High Cost Credit Review: Overdrafts but not as you know them…

The FCA has published final rules and a further consultation paper setting out reforms to the UK overdraft market alongside its Strategic Review of Retail Business Banking Models.

In May 2018 the FCA clearly indicated its concerns with how the overdraft market currently operates and is now proposing a range of measures which not only will impact the business models of major retail banks but also demonstrate that the FCA will step in to control product charging structures where it thinks there is significant harm to consumers. The FCA has indicated that the new arrangements will be in place by December 2019. Banks have until 18 March 2019 to respond to the new proposals.

The proposals cover 3 key areas:

  • Pricing intervention – the FCA is consulting on proposals to:
    • Ensure only a single interest rate is applied to an arranged overdraft and unarranged overdraft on a current account – different rates can be applied to different current account products but for each account there must be a single rate
    • Require banks to quote a representative APR for arranged overdrafts in financial promotions together with explanatory wording as to why the APR is included – there is also additional guidance on when an account fee should be included in the APR calculation
    • Issue new guidance on the level of fees charged for refused payments which will restrict banks from including costs associated with the general operation of their business when calculating the costs associated with the refusal.
  • Repeat overdraft use – the FCA is also concerned with the level of repeat use by a relatively small number of customers, many of whom it considers to be vulnerable, and is therefore proposing to introduce rules similar to those recently introduced in the credit card sector to deal with persistent debt. Under the proposals banks will need to:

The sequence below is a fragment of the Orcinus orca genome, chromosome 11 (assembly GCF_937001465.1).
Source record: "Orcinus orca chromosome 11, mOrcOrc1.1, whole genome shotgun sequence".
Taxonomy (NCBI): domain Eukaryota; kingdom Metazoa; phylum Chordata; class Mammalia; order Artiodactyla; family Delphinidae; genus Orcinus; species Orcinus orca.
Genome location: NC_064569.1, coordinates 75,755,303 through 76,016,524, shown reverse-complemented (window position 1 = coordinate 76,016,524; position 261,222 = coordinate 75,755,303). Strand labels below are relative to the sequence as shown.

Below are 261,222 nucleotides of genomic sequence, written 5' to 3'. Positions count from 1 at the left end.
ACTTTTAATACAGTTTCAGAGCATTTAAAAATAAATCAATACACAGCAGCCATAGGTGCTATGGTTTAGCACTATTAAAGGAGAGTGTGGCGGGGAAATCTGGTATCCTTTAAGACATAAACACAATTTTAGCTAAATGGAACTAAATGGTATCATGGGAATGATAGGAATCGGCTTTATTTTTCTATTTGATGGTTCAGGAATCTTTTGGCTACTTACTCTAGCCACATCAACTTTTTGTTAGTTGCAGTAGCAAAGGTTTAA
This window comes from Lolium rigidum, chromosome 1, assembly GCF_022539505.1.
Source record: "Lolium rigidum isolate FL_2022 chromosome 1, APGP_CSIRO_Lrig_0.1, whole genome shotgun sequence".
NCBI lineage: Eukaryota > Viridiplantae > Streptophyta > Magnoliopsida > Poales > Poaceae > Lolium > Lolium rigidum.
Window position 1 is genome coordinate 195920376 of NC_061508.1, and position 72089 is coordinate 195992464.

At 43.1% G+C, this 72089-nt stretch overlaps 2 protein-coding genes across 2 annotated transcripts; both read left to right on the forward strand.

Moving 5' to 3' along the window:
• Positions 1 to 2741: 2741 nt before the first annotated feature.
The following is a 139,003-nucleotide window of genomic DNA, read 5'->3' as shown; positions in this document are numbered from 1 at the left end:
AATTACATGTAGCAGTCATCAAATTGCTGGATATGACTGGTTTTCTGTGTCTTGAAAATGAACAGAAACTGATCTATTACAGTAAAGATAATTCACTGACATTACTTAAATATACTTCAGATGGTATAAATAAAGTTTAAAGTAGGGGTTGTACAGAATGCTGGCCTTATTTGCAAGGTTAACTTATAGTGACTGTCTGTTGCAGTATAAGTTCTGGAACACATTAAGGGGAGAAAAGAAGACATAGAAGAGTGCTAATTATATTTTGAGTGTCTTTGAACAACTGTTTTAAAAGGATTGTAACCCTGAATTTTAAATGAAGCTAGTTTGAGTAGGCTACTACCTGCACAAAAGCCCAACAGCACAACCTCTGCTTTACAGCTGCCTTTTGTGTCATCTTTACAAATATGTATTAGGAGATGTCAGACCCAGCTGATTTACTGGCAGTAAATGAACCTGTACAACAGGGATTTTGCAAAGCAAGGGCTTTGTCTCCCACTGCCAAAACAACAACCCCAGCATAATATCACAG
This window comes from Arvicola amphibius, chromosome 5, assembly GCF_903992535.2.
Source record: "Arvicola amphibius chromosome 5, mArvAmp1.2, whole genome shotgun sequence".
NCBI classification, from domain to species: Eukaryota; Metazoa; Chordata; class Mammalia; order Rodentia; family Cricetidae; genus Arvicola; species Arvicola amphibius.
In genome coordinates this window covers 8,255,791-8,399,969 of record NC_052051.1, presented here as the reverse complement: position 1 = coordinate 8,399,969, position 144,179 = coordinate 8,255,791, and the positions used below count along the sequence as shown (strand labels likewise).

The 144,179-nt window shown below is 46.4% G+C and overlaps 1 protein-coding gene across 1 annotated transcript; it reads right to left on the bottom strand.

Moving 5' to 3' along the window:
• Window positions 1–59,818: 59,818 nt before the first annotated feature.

• Have a strategy to reduce repeat use which must be shared with the FCA and monitored closely
    • Report to the FCA on their monitoring after 6 and 12 months
  • Competition improvements – these implement the proposals consulted on in May 2018 and expand on the remedies already in place following the CMA review into Retail Banking. The FCA is proposing that these final rules will come into force in December 2019 at the same time as the new pricing rules take effect. Banks will be required to:
    • Provide tools to assess eligibility for overdrafts to reduce barriers for consumers who are considering switching and searching for a PCA with an overdraft
    • Include an online calculator so that customers can check the costs of overdrafts against different patterns of use
    • Send text messages or push notifications alerts to address unexpected overdraft use
    • Ensure they do not include any authorised overdraft when displaying the amount of "available funds"

The impact of the competition changes is likely to pale into insignificance when compared to the proposals on pricing intervention and repeat overdraft use. These proposals will require some banks to fundamentally change their overdraft charging models and will potentially lead to the end of "free if in credit" banking – although the FCA believes that the overdraft proposals alone will not lead to this change.

The FCA has also published a consultation paper on introducing new restrictions on Buy Now Pay Later products – this was included with the final rules which apply to home collected credit, store cards and catalogue credit. The restrictions will apply to any credit product with a BNPL offer and will stop lenders back-dating interest on the whole of the original loan if the borrower has repaid part of the capital balance before the end of the BNPL period.

Andrew Bailey has said that the changes are the most significant intervention in the overdraft market for a generation – it is difficult to disagree with that statement.

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